How much Heat stock should be put in summer Lowry, Butler, Adebayo? – The Denver Post


Q: Seeing summer video clips of Kyle Lowry, Jimmy Butler, Bam Adebayo jacking up jumpers hints that they got the message of being able to space the floor to some extent. – Leonard, Cornelius, N.C.

A: Which is all well and good. But converting jumpers and 3-pointers in an empty gym or during pick-up scrimmates is far different than doing it against NBA-level closeout defense. Yes, it is heartening that the three are working at an element so essential to the Heat’s needs. But remember that it’s not as if a player ever is going to go to his social media to display his missed shots, extra body fat and careless ballhandling. So what you basically get to see are self-edited summer highlights. Or, in some cases, as in the Miami Pro League, highlight videos from spectators (rarely are there posts of failure). So Enjoy. And then true judgment will come during camp and the preseason.

Q: I think Miami learned in the Shaquille O’Neal trade, trading your future for a championship and a two-year contender is not exactly the best thing. We got the chip, but weren’t very good soon after and wasted some of Dwyane Wade’s best years. I prefer to let the team we have play their hardest and let the chips fall where they may. – John, Ocala.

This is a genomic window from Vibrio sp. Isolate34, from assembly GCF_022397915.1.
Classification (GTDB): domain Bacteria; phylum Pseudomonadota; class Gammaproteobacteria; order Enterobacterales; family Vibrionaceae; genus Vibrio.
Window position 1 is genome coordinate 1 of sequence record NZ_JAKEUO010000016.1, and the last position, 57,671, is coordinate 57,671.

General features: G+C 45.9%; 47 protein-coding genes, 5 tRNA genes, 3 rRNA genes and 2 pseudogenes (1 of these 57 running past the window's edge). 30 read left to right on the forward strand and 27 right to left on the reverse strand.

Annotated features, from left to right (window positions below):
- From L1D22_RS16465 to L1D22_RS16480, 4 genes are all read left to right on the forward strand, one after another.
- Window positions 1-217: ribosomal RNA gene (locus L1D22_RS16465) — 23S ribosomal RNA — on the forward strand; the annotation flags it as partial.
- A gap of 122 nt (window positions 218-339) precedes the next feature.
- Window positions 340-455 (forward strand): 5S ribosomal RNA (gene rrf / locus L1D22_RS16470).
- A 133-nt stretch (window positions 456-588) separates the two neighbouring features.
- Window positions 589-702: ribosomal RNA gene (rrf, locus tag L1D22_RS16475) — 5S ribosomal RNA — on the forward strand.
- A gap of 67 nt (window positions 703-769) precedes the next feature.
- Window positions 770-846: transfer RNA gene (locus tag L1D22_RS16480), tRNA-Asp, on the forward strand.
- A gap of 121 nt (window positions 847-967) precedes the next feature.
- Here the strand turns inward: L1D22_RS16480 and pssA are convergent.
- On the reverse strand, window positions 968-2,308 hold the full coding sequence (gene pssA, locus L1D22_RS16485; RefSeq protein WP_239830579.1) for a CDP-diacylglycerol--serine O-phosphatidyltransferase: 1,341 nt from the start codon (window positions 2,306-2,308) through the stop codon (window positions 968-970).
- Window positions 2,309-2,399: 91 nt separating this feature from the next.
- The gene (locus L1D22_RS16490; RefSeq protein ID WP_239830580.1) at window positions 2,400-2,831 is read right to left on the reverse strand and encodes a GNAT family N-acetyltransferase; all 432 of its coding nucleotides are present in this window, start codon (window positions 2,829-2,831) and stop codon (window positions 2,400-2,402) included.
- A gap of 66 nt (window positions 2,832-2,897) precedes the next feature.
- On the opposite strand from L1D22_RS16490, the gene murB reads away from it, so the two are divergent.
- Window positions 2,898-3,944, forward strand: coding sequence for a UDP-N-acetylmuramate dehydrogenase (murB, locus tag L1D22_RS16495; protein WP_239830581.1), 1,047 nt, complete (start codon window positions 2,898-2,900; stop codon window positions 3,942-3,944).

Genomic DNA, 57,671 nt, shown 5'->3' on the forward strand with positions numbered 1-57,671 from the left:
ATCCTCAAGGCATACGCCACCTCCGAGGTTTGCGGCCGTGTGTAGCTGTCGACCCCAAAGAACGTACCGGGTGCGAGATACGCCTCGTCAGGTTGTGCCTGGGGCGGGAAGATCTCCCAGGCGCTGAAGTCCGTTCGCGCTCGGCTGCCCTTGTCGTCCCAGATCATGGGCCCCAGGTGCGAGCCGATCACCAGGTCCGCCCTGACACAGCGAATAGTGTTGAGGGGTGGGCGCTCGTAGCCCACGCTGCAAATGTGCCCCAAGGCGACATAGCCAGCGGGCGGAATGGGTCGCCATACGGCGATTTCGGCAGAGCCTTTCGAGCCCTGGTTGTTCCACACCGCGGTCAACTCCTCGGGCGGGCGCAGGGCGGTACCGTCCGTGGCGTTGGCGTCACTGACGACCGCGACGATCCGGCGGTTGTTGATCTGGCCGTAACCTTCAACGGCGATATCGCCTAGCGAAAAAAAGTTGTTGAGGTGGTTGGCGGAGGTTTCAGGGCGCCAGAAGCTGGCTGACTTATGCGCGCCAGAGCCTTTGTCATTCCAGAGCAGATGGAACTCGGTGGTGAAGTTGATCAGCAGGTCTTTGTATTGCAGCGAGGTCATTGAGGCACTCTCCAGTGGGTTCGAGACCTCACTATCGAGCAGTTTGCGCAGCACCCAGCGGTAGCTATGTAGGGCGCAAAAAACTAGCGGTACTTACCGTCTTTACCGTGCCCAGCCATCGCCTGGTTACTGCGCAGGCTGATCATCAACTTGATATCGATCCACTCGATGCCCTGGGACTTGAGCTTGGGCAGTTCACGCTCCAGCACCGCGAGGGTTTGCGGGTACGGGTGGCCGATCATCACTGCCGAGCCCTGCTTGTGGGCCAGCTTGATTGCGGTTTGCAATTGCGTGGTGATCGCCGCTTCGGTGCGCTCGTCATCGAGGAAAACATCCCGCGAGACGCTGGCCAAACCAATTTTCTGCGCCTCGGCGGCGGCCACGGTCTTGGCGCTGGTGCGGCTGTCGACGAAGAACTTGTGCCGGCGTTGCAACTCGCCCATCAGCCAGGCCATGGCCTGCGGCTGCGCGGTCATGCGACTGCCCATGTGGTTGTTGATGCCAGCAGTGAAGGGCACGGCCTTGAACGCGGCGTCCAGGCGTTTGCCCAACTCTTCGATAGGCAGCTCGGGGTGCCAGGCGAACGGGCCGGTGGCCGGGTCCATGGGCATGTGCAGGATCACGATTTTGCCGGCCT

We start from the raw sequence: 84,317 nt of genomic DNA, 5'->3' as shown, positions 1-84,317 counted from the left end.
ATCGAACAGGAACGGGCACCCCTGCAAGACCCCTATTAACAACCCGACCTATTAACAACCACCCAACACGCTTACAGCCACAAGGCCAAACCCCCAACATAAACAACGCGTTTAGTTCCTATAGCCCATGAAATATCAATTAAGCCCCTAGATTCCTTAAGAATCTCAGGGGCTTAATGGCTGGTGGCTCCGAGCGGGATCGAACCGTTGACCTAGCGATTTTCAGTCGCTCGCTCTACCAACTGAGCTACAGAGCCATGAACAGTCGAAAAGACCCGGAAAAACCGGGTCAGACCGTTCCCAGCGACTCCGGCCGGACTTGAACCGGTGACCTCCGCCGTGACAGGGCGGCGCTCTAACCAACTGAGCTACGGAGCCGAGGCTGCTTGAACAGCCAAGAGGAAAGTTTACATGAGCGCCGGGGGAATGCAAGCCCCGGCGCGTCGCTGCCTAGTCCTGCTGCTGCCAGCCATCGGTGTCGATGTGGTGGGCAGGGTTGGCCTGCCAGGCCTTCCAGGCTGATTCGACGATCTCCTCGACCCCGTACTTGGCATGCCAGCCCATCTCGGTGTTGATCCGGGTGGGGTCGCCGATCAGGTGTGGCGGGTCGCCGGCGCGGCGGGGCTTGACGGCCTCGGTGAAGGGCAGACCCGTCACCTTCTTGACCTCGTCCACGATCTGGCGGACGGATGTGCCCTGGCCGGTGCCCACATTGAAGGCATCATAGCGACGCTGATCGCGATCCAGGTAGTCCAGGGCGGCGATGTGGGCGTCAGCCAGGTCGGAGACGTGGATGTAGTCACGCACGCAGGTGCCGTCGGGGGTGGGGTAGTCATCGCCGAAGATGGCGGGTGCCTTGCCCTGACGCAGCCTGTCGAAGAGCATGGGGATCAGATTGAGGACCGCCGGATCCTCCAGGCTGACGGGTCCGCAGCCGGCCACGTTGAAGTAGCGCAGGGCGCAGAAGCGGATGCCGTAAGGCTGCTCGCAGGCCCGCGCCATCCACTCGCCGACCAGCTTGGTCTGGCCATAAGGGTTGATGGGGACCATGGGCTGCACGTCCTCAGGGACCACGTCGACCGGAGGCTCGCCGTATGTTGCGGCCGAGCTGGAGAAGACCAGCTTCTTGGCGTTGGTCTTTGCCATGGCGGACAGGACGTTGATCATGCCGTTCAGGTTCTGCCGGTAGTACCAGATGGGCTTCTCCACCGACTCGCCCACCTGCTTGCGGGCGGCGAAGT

A: Actually, I think the way the NBA, and most professional sports, works is that it is all about that two-year window, that you work to create such a moment. So, no, I don’t fault the move for Shaquille O’Neal in 2004 at the cost of Lamar Odom, Brian Grant, Caron Butler and a first-round pick. But, to your point, Dwyane Wade was 22 in 2004. Now, Jimmy Butler is 32 and Kyle Lowry is 36, which is why you have to live in the moment.

Q: Don’t the Heat have to give Omer Yurtseven rotational minutes this season to see if he could be another Nikola Jokic? – Bob, Davie.

A: Or they simply can run back the core that got them within one victory of the NBA Finals. Omer Yurtseven, like a typical backup quarterback in the NBA, appears to have more outside interest than inside the coaching suite.



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